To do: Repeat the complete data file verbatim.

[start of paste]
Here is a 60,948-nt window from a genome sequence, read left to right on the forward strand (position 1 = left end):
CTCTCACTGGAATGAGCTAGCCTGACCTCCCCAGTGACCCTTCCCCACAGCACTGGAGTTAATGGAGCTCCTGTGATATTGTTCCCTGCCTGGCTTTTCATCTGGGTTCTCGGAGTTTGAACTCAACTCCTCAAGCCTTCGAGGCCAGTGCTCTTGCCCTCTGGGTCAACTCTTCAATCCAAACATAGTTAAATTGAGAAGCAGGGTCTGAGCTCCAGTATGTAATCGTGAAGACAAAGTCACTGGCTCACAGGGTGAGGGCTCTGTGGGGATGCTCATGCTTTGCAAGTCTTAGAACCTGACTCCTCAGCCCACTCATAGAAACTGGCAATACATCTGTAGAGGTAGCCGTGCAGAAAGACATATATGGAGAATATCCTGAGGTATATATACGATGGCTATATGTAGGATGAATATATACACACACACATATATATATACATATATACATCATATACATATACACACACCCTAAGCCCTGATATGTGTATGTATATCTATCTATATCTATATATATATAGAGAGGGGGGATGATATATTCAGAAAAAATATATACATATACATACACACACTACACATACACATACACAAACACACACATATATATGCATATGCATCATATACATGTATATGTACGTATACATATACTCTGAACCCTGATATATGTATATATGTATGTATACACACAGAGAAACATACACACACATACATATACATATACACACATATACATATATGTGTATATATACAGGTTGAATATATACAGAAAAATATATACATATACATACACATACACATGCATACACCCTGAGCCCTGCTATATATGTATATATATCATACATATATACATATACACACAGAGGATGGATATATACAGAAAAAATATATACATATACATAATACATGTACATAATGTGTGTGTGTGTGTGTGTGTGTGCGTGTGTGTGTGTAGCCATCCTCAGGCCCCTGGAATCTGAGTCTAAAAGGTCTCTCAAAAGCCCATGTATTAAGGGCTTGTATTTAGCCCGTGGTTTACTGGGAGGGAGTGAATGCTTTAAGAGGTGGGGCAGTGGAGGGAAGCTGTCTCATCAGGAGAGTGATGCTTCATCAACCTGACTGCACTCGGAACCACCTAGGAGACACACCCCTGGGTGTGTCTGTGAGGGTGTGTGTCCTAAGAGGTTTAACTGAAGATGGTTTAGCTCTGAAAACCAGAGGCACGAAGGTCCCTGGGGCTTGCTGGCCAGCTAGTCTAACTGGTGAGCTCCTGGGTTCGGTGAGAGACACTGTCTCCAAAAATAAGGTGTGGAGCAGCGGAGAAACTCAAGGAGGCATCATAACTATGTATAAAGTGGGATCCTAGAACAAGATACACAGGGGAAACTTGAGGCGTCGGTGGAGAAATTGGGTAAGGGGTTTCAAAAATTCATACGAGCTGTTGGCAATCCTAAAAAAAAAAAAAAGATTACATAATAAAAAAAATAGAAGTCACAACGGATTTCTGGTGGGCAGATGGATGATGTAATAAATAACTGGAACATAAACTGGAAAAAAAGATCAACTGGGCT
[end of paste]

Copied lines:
Here is a 60,948-nt window from a genome sequence, read left to right on the forward strand (position 1 = left end):
CTCTCACTGGAATGAGCTAGCCTGACCTCCCCAGTGACCCTTCCCCACAGCACTGGAGTTAATGGAGCTCCTGTGATATTGTTCCCTGCCTGGCTTTTCATCTGGGTTCTCGGAGTTTGAACTCAACTCCTCAAGCCTTCGAGGCCAGTGCTCTTGCCCTCTGGGTCAACTCTTCAATCCAAACATAGTTAAATTGAGAAGCAGGGTCTGAGCTCCAGTATGTAATCGTGAAGACAAAGTCACTGGCTCACAGGGTGAGGGCTCTGTGGGGATGCTCATGCTTTGCAAGTCTTAGAACCTGACTCCTCAGCCCACTCATAGAAACTGGCAATACATCTGTAGAGGTAGCCGTGCAGAAAGACATATATGGAGAATATCCTGAGGTATATATACGATGGCTATATGTAGGATGAATATATACACACACACATATATATATACATATATACATCATATACATATACACACACCCTAAGCCCTGATATGTGTATGTATATCTATCTATATCTATATATATATAGAGAGGGGGGATGATATATTCAGAAAAAATATATACATATACATACACACACTACACATACACATACACAAACACACACATATATATGCATATGCATCATATACATGTATATGTACGTATACATATACTCTGAACCCTGATATATGTATATATGTATGTATACACACAGAGAAACATACACACACATACATATACATATACACACATATACATATATGTGTATATATACAGGTTGAATATATACAGAAAAATATATACATATACATACACATACACATGCATACACCCTGAGCCCTGCTATATATGTATATATATCATACATATATACATATACACACAGAGGATGGATATATACAGAAAAAATATATACATATACATAATACATGTACATAATGTGTGTGTGTGTGTGTGTGTGTGCGTGTGTGTGTGTAGCCATCCTCAGGCCCCTGGAATCTGAGTCTAAAAGGTCTCTCAAAAGCCCATGTATTAAGGGCTTGTATTTAGCCCGTGGTTTACTGGGAGGGAGTGAATGCTTTAAGAGGTGGGGCAGTGGAGGGAAGCTGTCTCATCAGGAGAGTGATGCTTCATCAACCTGACTGCACTCGGAACCACCTAGGAGACACACCCCTGGGTGTGTCTGTGAGGGTGTGTGTCCTAAGAGGTTTAACTGAAGATGGTTTAGCTCTGAAAACCAGAGGCACGAAGGTCCCTGGGGCTTGCTGGCCAGCTAGTCTAACTGGTGAGCTCCTGGGTTCGGTGAGAGACACTGTCTCCAAAAATAAGGTGTGGAGCAGCGGAGAAACTCAAGGAGGCATCATAACTATGTATAAAGTGGGATCCTAGAACAAGATACACAGGGGAAACTTGAGGCGTCGGTGGAGAAATTGGGTAAGGGGTTTCAAAAATTCATACGAGCTGTTGGCAATCCTAAAAAAAAAAAAAAGATTACATAATAAAAAAAATAGAAGTCACAACGGATTTCTGGTGGGCAGATGGATGATGTAATAAATAACTGGAACATAAACTGGAAAAAAAGATCAACTGGGCT